When large amounts of data are sent across devices or need to be stored in memory or in a persistent storage, data compression enables you to reduce network traffic, memory, and persistent storage footprint. oneDAL implements several most popular generic compression and decompression methods, which include ZLIB, LZO, RLE, and BZIP2.
General API for Data Compression and Decompression¶
The CompressionStream and DecompressionStream classes provide general methods for data compression and decompression. The following diagram illustrates the compression and decompression flow at a high level:
To define compression or decompression methods and related parameters, provide Compressor or Decompressor objects as arguments to CompressionStream or DecompressionStream constructors respectively. For more details on Compressor and Decompressor, refer to Compression and Decompression Interfaces.
Use operator << of CompressionStream or DecompressionStream to provide input data for compression or decompression stream. By default, all compression and decompression stream methods allocate the memory required to store results of compression and decompression. For details of controlling memory allocation, refer to Compression and Decompression Interfaces.
The following methods are available to retrieve compressed data stored in CompressionStream:
Copy compressed data blocks into a contiguous array using the copyCompressedArray() method.
You can define the data blocks to copy by specifying the number of bytes to copy. The method copies the data from the beginning of the stream and removes the copied data from CompressionStream, so next time you call the copyCompressedArray() method, it copies the next block of data. To copy all the data, before a call to copyCompressedArray(), call the getCompressedBlocksSize() method to get the total size of compressed data in the stream.
Call the getCompressedBlocksCollection() method.
Unlike the copyCompressedArray() method, getCompressedBlocksCollection() does not copy compressed blocks but provides a reference to the collection of compressed data blocks. The collection is available until you call the getCompressedBlocksCollection() method next time.
The following methods are available to retrieve decompressed data stored in DecompressionStream:
Copy decompressed data blocks into a contiguous array using the copyDecompressedArray() method.
You can define the data blocks to copy by specifying the number of bytes to copy. The method copies the data from the beginning of the stream and removes the copied data from DecompressionStream, so next time you call the copyDecompressedArray() method, it copies the next block of data. To copy all the data, before a call to copyDecompressedArray(), call the getDecompressedBlocksSize() method to get the total size of decompressed data in the stream.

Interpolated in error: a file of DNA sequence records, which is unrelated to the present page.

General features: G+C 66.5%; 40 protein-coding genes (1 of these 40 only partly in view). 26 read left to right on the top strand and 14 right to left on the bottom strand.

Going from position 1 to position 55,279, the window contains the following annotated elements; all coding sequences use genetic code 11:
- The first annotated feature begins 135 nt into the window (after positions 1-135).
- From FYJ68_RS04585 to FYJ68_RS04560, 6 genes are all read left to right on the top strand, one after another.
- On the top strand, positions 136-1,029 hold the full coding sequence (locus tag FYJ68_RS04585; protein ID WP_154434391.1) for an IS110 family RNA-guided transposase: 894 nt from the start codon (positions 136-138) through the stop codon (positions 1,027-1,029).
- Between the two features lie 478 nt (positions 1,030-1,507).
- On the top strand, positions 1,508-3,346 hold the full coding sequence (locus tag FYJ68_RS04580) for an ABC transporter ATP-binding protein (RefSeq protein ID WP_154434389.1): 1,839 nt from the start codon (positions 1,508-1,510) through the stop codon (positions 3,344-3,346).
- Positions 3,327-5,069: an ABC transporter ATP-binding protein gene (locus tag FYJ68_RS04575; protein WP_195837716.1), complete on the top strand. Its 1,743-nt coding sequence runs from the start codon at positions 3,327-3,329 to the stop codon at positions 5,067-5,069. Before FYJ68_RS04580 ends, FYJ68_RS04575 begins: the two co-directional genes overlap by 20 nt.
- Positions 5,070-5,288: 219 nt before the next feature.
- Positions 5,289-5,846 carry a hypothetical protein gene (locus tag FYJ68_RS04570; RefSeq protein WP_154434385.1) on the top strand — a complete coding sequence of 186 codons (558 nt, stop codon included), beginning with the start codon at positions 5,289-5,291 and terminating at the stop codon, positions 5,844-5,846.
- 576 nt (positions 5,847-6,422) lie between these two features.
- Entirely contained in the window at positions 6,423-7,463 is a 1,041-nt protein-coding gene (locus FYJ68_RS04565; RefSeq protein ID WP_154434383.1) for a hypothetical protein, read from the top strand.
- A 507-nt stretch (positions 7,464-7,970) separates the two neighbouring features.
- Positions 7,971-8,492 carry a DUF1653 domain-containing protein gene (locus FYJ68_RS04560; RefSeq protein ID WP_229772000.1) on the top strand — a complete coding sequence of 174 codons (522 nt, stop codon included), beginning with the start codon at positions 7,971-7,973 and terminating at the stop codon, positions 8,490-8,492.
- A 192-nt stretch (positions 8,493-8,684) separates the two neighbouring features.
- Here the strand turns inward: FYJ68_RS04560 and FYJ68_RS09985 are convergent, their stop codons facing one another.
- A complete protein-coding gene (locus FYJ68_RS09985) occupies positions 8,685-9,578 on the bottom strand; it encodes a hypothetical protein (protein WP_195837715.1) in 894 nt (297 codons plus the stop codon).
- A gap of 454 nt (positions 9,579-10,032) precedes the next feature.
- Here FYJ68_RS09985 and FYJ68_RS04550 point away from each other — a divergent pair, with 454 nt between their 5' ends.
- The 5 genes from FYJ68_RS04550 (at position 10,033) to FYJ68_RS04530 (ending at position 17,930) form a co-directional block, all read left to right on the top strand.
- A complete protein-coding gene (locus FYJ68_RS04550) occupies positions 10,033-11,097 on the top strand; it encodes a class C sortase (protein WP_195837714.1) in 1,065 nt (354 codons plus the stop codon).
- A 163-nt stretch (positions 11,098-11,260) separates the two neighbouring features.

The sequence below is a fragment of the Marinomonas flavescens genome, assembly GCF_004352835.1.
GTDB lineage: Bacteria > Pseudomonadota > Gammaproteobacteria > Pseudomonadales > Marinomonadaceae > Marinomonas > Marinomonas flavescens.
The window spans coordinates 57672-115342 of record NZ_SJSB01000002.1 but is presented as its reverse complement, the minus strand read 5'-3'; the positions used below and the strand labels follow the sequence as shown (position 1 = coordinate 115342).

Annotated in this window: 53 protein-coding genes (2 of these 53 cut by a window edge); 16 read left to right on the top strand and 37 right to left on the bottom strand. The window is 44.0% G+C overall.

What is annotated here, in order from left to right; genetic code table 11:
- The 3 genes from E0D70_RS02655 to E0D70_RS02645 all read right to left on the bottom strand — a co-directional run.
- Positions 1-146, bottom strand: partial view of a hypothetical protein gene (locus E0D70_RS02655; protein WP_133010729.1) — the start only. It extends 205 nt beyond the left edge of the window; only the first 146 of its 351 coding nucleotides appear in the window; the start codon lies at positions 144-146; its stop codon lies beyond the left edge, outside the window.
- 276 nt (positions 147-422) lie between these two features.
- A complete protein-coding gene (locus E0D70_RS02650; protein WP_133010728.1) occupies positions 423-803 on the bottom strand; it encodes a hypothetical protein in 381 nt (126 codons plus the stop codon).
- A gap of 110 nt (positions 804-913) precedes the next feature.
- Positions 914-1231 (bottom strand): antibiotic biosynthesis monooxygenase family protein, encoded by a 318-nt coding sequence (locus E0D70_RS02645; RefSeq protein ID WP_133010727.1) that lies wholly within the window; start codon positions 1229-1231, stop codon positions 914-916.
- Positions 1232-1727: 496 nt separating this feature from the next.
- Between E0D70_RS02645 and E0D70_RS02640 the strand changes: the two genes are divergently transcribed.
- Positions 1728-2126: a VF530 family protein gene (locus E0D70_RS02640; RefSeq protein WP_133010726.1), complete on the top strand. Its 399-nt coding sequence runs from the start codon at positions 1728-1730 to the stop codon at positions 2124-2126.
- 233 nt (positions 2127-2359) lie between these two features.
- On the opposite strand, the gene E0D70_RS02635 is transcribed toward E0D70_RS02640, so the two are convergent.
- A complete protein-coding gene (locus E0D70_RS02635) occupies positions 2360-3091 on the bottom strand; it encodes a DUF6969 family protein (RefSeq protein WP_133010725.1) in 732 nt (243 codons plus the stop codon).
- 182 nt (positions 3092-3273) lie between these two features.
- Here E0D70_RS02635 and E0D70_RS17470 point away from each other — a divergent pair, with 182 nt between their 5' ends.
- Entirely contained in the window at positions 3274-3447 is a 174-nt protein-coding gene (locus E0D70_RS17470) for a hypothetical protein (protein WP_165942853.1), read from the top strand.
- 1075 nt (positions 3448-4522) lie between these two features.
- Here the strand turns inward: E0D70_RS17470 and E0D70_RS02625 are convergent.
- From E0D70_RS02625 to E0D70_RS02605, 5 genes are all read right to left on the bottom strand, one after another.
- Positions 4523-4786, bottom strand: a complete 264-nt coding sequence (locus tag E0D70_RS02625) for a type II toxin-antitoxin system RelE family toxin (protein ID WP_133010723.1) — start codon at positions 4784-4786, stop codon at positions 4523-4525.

Call the getDecompressedBlocksCollection() method.
Unlike the copyDecompressedArray() method, getDecompressedBlocksCollection() does not copy decompressed blocks but provides a reference to the collection of decompressed data blocks. The collection is available until you call the getDecompressedBlocksCollection() method next time.
Compression and Decompression Interfaces¶
CompressionStream and DecompressionStream classes cover most typical usage scenarios. Therefore, you need to work directly with Compressor and Decompressor objects only in the cases as follows:
CompressionStream and DecompressionStream classes do not cover your specific usage model.
You want to control memory allocation and deallocation for results of compression and decompression.
You need to modify compression and decompression default parameters.
The Compressor and Decompressor classes provide interfaces to supported compression and decompression methods (ZLIB, LZO, RLE, and BZIP2).
Compression and decompression objects are initialized with a set of default parameters. You can modify parameters of a specific compression method by accessing the parameter field of the Compressor or Decompressor object.
To perform compression or decompression using the Compressor or Decompressor classes, respectively, provide input data using the setInputDataBlock() method and call the run() method. This approach requires that you allocate and control the memory to store the results of compression or decompression. In general, it is impossible to accurately estimate the required size of the output data block, and the memory you provide may be insufficient to store results of compression or decompression. However, you can check whether you need to allocate additional memory to continue the run() operation. To do this, use the isOutputDataBlockFull() method. You can also use the getUsedOutputDataBlockSize() method to obtain the size of compressed or decompressed data actually written to the output data block.
You can use your own compression and decompression methods in CompressionStream and DecompressionStream. In this case, you need to override Compressor and Decompressor objects.